Pediatric granulomatous arthritis (PGA) refers to two formerly separate entities; autosomal dominant Blau syndrome (BS) and its sporadic phenocopy early-onset sarcoidosis (EOS). In 2001 BS and in 2005 EOS became explained by heterozygous mutations within the gene that encodes nucleotide-binding oligomerization domain-containing protein 2 (NOD2), also called caspase recruitment domain-containing protein 15 (CARD15). NOD2 is a microbe sensor in leukocyte cytosol that activates and regulates inflammation. PGA is characterized by a triad of auto-inflammatory problems (dermatitis, uveitis, and arthritis) in early childhood, which suggests the causal NOD2/CARD15 mutations are activating defects. Additional complications of PGA were recognized especially when NOD2 mutation analysis became generally available. However, in PGA hypercalcemia is only briefly mentioned, and generalized osteosclerosis is not reported although NOD2 regulates NF-κB signaling essential for osteoclastogenesis and osteoclast function. Herein, we report a 4-year-old girl with PGA uniquely complicated by severe 1,25(OH)2 D-mediated hypercalcemia, nephrocalcinosis, and compromised renal function together with radiological and histopathological features of osteopetrosis (OPT). The classic triad of PGA complications was absent although joint pain and an antalgic gait accompanied wrist, knee, and ankle swelling and soft non-tender masses over her hands, knees, and feet. MRI revealed tenosynovitis in her hands and suprapatellar effusions. Synovial biopsy demonstrated reactive synovitis without granulomas. Spontaneous resolution of metaphyseal osteosclerosis occurred while biochemical markers indicated active bone turnover. Anti-inflammatory medications suppressed circulating 1,25(OH)2 D, corrected the hypercalcemia, and improved her renal function, joint pain and swelling, and gait. Mutation analysis excluded idiopathic infantile hypercalcemia, type 1, and known forms of OPT, and identified a heterozygous germline missense mutation in NOD2 common in PGA (c.1001G > A, p.Arg334Gln). Thus, radiological and histological findings of OPT and severe hypercalcemia from apparent extrarenal production of 1,25(OH)2 D can complicate NOD2-associated PGA. Although the skeletal findings seem inconsequential, treatment of the hypercalcemia is crucial to protect the kidneys. This article is protected by copyright. All rights reserved.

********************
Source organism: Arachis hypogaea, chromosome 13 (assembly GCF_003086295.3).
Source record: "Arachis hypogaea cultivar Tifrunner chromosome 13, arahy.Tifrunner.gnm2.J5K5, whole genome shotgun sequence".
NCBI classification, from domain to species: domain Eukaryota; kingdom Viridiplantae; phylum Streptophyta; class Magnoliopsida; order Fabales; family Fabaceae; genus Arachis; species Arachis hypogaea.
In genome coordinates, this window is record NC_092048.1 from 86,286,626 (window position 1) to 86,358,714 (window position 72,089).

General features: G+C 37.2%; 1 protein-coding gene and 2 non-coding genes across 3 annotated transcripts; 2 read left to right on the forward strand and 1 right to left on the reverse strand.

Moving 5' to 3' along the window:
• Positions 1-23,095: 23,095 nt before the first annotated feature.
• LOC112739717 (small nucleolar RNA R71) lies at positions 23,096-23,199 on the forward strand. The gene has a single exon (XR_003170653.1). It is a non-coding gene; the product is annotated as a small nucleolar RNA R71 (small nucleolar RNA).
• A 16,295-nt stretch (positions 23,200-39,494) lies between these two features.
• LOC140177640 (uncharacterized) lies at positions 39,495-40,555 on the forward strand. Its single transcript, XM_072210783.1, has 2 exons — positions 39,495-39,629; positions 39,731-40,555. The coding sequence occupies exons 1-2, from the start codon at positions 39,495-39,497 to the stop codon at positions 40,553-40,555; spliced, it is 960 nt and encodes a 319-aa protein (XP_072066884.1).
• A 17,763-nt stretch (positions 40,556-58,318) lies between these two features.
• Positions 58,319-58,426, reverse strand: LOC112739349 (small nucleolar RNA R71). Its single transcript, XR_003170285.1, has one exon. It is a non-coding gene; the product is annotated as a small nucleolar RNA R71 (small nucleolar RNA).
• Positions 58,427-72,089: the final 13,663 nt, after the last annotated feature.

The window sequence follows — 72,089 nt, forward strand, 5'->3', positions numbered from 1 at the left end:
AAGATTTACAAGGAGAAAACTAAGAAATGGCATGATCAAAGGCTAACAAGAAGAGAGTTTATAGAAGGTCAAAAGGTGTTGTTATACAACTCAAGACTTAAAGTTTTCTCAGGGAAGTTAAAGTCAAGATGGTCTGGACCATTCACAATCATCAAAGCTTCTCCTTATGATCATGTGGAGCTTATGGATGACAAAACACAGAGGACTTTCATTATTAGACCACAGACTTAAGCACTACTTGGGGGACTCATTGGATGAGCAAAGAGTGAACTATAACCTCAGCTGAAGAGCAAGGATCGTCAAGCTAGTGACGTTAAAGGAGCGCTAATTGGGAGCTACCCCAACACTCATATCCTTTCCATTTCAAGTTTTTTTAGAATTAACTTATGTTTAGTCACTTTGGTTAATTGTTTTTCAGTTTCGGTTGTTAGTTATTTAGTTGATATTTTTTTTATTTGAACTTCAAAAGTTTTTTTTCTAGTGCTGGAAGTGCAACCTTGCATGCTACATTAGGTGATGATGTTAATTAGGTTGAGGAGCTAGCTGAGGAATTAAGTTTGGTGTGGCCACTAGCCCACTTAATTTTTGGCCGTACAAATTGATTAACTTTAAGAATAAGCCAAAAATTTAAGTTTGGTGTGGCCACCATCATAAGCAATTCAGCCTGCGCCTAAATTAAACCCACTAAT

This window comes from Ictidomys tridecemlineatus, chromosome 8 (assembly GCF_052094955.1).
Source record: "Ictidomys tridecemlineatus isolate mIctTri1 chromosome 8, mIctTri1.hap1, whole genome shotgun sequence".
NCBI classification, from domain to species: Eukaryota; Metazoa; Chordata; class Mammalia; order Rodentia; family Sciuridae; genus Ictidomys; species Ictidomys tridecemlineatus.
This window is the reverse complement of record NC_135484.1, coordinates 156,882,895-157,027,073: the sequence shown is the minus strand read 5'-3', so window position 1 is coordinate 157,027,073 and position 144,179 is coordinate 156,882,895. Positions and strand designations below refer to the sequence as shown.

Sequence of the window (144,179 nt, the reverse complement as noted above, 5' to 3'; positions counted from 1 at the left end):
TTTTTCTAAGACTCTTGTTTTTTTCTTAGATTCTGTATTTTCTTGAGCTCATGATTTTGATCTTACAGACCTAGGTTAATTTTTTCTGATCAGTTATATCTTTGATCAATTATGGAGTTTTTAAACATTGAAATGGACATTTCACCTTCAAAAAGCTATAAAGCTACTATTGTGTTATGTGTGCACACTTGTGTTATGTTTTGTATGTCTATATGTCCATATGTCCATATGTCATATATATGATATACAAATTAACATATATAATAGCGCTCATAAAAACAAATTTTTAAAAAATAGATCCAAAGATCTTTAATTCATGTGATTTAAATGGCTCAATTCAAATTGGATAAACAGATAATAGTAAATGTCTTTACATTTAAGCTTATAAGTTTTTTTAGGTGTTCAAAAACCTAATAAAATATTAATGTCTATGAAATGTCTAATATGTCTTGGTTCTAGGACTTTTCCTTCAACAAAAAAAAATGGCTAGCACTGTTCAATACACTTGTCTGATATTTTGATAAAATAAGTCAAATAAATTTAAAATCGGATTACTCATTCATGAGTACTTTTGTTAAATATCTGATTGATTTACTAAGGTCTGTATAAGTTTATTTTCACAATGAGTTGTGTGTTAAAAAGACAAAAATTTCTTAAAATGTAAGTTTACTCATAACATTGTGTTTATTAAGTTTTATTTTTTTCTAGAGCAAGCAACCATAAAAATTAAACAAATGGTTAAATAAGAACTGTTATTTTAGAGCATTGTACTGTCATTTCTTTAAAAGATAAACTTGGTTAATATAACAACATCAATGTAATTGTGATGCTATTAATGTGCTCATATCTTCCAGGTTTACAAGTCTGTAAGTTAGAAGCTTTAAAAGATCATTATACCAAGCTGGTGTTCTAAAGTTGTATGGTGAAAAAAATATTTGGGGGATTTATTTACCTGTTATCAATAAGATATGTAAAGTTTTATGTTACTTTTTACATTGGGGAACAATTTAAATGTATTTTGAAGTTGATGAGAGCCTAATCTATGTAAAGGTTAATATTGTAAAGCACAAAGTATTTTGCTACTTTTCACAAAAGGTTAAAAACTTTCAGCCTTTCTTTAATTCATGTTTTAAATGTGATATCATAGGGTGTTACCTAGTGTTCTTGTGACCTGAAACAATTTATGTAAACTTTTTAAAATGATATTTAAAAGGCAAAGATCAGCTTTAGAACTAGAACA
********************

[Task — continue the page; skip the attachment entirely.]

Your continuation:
- A case report on rare occurrence of periosteal ganglion cyst in femoral intercondylar region. [Journal Article]